Mary Walsh

“We need a comprehensive approach,” Mary Walsh said at this month’s conference “Building Systems for Student Success: When Academics are Not Enough,” the first national conversation about the cutting edge science, practice, and policy of providing integrated student support.

Walsh is the Director of the Center for Optimized Student Support, (COSS) part of Boston College’s Lynch School of Education, which co-hosted the conference with the Rennie Center for Education Research & Policy. The COSS also houses City Connects.

That comprehensive approach, Walsh explained, means meeting the needs of the whole child by providing integrated student support, which COSS defines as “a comprehensive, coordinated and school-based effort to connect students to specific district supports, enrichments and services.” Continue reading

What we are thankful for at City Connects

 

As we reflect on 2018, City Connects has a lot to be thankful for. Together, our dedicated coordinators, community partners, school leaders, and City Connects staff provide students with the resources and relationships necessary to overcome barriers and thrive.

We are grateful for City Connects Coordinators who go above and beyond every day to create safe and supportive school environments for all students.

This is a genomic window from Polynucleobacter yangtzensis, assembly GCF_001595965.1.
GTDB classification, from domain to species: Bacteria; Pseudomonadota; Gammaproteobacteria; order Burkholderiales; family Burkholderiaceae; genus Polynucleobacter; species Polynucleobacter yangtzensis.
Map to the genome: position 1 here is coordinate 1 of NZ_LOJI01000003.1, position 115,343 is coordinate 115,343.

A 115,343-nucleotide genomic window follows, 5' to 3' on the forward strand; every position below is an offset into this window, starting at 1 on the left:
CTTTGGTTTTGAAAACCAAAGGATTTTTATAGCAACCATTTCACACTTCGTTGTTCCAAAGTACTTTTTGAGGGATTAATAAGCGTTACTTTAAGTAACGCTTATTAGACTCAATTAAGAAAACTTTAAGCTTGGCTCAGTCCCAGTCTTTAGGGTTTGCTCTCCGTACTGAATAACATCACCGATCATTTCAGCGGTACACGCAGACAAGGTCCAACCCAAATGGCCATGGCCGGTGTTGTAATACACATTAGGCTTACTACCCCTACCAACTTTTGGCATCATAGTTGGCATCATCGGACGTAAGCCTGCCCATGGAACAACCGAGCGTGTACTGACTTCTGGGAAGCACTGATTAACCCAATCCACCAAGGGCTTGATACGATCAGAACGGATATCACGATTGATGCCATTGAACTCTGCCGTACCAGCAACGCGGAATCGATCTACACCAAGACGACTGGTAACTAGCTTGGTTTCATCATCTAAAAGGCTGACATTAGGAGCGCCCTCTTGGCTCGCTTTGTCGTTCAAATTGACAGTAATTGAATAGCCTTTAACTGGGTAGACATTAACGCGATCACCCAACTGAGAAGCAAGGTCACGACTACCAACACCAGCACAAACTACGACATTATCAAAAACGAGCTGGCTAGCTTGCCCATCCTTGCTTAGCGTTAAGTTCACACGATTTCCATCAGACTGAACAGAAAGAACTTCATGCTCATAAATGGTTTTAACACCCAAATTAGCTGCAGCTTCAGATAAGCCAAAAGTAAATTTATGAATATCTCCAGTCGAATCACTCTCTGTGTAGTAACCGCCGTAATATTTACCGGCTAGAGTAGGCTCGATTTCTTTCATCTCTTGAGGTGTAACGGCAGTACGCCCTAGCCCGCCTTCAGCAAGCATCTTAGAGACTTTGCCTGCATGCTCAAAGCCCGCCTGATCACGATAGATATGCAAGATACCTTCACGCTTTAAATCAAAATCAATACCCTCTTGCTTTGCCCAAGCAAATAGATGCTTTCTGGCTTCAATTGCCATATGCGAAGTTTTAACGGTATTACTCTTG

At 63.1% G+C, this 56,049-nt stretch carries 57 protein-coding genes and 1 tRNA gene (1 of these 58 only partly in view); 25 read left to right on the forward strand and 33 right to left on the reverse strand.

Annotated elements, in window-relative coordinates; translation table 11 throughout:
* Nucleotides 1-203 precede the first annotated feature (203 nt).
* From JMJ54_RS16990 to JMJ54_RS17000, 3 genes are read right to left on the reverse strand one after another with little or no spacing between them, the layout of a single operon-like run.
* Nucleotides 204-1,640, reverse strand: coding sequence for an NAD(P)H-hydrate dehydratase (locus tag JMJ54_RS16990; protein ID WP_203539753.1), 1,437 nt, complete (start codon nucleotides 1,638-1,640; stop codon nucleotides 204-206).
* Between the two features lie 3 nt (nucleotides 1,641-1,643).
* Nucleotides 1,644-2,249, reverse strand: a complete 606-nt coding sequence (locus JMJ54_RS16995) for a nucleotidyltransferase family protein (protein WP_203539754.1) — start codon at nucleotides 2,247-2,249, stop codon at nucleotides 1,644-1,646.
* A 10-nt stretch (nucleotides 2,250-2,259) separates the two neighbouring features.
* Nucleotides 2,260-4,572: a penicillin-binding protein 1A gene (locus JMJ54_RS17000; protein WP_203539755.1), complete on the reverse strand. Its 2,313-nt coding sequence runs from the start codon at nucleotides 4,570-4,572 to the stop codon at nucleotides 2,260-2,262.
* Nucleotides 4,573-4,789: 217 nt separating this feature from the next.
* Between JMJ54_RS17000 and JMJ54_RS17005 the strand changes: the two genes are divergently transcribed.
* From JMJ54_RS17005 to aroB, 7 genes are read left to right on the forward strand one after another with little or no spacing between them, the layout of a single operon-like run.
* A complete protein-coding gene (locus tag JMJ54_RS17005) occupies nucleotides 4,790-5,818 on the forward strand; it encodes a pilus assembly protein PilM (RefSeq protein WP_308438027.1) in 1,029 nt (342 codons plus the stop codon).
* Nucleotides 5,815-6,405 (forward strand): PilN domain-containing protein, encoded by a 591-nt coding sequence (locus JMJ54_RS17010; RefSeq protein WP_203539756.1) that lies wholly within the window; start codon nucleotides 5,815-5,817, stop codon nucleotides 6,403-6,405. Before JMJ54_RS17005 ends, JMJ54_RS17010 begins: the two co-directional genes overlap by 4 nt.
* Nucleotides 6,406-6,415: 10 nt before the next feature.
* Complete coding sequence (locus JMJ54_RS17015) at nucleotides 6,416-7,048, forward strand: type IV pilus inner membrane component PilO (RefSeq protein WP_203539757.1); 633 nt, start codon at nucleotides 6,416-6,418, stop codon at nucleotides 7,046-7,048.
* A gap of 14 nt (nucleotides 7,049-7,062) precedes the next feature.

Earlier this month, C.J. McGowan, the coordinator at Ascension Catholic School in Minneapolis, facilitated a school wide anti-bullying initiative. C.J. collaborated with teachers and other school staff to develop creative anti-bullying lessons and activities, which allowed students from kindergarten to eighth grade to offer their opinions on how to stop and prevent bullying. The end result? An ongoing and open conversation with all students on why no one deserves to be mistreated. Continue reading

A City Connects Coordinator addresses bullying

Bullying threatens students’ physical and emotional safety and can negatively impact their ability to learn.

Sadly, too many children in America are being bullied each year. According to stopbullying.gov, a federal government website managed by the U.S. Department of Health and Human Services, between 25 percent and 33 percent students have been bullied at school and most bullying happens in middle school.

In a recent survey published by the National Association of Elementary School Principals, school leaders say that they worry about the well-being of their students and that emotional bullying is one of their top 10 concerns.